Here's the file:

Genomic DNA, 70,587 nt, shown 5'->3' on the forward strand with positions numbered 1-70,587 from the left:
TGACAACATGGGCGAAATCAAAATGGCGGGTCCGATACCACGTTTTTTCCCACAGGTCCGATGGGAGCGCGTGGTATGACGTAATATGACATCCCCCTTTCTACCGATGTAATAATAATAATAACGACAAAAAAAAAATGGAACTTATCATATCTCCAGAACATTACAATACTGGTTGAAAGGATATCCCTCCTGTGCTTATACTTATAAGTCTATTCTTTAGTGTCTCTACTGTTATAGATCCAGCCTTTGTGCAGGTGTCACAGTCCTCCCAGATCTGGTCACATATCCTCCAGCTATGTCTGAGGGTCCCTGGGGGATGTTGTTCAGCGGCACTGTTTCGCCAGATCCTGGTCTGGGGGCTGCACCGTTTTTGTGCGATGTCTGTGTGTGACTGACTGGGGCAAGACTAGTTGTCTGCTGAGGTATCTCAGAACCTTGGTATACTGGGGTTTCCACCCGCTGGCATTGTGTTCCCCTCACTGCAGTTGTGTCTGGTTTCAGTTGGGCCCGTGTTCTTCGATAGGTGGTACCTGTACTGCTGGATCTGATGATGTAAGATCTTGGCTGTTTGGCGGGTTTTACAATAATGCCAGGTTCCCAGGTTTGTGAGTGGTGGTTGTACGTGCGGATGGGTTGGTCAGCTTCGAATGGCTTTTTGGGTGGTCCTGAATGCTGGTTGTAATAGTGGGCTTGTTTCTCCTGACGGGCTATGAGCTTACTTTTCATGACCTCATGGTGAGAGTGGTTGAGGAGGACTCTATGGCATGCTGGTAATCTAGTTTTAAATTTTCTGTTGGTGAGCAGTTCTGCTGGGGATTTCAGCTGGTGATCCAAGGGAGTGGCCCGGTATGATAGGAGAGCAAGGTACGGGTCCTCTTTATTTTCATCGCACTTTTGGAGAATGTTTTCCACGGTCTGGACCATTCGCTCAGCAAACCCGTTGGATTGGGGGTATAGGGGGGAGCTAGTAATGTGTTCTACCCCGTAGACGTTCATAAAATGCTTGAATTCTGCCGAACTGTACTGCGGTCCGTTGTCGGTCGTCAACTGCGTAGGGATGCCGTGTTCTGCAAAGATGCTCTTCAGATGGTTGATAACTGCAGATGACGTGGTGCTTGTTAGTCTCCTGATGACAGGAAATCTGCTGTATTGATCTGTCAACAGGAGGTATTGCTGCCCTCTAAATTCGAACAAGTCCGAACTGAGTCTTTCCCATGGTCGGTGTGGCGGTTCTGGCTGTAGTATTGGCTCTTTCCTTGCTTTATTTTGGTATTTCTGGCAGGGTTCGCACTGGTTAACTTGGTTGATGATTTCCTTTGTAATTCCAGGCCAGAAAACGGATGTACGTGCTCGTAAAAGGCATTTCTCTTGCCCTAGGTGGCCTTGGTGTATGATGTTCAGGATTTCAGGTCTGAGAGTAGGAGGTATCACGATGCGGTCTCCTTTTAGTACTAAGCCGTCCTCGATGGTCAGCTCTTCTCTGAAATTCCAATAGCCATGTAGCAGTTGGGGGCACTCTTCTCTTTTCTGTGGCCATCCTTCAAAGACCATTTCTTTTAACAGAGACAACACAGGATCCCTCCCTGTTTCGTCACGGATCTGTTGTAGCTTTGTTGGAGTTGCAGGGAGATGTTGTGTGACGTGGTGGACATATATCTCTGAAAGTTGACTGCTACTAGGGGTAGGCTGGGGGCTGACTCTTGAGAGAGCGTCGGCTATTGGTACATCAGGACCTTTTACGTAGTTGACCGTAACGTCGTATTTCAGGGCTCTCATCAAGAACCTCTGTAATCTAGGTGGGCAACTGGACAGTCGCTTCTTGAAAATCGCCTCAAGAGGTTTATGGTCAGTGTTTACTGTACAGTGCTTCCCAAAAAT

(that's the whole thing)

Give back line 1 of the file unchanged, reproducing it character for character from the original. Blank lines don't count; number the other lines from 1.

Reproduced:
Genomic DNA, 70,587 nt, shown 5'->3' on the forward strand with positions numbered 1-70,587 from the left: